Conversations outside the sessions were just as interesting and prof Stijn Reijnders and his team had created enough opportunities to personal and academic exchange, during lunch and dinner and the boat trip. There were professors and PhD students, but also a group of master students from Karlsruhe (originating from Colombia and Peru and other places) and their professor Desmond Wee, who himself has an interesting life route from Singapore through Great Britain and Amsterdam.
“Who or what represents what to whom….”
Desmond Wee had the best quote in his presentation: “Who or what represents what to whom with what, and where and why?” (Mitchell 194:420). He also put ethical questions on the table: what about involving oneself as a scholar in the mediatization of potential heritage, in his case around the ancestral home of Donald Trump in Kallstadt. He studies the documentary Kings of Kallstadt and its effects. This feeling of responsibility for changing or even destroying things through mediatization is shared by some of the Swedish Urban Explorers prof. Andre Jansson talked about. Their paradox is that their search for abandoned urban places collides with their wish to post photo’s of these places on social media: if everyone knows, it becomes a tourist place. Janssen beautifully connected this to the impact of ruins and his own childhood memories of Knossos.
I talked about the Red Light District in Amsterdam and the way tourists behave in the Red Light Secrets Museum, where they can sit behind the window, performing as a sex worker. Many visitors leave photo’s on Tripadvisor and Instagram. I compared their reactions with the reactions on Marieken Verheyen’s installation Red Light, a real/unreal situation versus and art work. I loved the reaction after my talk of a PhD student from India: “You stretched my mind, it is such a taboo subject in India. I know now that and how one can talk about prostitution". Tourism is more than seeing pretty places. There were sessions about dissonant or dark heritage, such as field trips to WOII battlefields, where present day soldiers connect to the past or American prison-museum tours, surprisingly popular with former inmates.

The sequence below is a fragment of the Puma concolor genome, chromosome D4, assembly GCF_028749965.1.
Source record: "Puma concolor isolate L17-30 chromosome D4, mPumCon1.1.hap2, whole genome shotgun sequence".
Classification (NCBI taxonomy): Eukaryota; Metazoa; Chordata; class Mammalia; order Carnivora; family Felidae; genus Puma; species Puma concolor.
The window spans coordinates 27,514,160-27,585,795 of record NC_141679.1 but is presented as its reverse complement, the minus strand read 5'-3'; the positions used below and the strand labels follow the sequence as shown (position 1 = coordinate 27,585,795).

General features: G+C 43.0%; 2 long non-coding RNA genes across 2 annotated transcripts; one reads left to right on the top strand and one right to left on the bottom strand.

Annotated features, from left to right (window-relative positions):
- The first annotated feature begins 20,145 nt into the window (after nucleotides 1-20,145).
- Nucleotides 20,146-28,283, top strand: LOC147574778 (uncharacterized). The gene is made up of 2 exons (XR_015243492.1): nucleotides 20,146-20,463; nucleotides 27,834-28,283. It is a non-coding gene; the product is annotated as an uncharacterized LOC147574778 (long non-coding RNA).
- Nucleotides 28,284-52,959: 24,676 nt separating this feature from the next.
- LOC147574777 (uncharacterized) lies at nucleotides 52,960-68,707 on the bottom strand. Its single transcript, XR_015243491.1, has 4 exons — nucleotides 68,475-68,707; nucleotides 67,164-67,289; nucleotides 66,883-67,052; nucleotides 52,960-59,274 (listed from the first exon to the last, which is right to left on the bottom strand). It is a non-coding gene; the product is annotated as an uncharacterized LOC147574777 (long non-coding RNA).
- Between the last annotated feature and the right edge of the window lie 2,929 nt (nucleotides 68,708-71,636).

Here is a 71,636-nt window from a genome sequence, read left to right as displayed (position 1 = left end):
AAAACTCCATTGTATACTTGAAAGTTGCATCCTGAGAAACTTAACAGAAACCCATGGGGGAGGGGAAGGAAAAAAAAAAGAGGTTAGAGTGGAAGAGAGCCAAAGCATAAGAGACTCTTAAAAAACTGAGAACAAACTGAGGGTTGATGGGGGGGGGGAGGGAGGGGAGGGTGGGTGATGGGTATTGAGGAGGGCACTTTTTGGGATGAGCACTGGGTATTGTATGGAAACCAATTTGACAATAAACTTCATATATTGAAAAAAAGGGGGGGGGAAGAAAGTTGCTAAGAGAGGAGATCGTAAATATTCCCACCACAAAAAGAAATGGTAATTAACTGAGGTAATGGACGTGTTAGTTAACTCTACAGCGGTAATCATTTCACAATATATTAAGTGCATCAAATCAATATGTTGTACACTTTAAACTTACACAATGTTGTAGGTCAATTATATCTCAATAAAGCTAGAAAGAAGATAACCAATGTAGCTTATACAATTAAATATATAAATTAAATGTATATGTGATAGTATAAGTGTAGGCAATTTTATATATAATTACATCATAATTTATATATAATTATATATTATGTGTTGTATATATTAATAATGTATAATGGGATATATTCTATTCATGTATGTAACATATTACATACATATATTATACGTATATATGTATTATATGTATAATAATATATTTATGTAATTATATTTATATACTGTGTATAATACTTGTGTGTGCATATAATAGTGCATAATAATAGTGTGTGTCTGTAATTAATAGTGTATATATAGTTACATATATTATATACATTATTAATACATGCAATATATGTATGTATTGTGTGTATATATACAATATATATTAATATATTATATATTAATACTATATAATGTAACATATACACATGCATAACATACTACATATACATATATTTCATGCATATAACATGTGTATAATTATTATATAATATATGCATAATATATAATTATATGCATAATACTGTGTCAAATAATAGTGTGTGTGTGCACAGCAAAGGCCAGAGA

The presentations were also part of a post-colonial debate, sometimes more, sometimes less explicit. The documentary about Jamaica prompted the question: “Is there hope?” We had just seen how Jamaica’s coast is being sold off to foreign investors by politicians, without benefits for the local black population. Sheer destruction of irreplaceable nature and continued exploitation of people. It was fascinating to hear comments from other parts of the post-colonial former British empire, such as India and Singapore. The global heroes of films and literature carry different meanings in different places, like martial artist Bruce Lee, whose statue can not only be found in Hong Kong but also in Mostar. Bruce Lee's multiple meanings came up in the presentations of Sangkyun (Sean) Kim en Ana Aceska.
Trip through the media landscape
Although at time very theoretical - but then I knew I was amongst scholars and I did at least pick up the most relevant literature in the field of media and cultural studies – it was a great trip through the media/tourist landscape of today, with some very capable guides. Thanks Leonieke, Abby en Nicky for organizing this and good luck with the final stages of your PhD.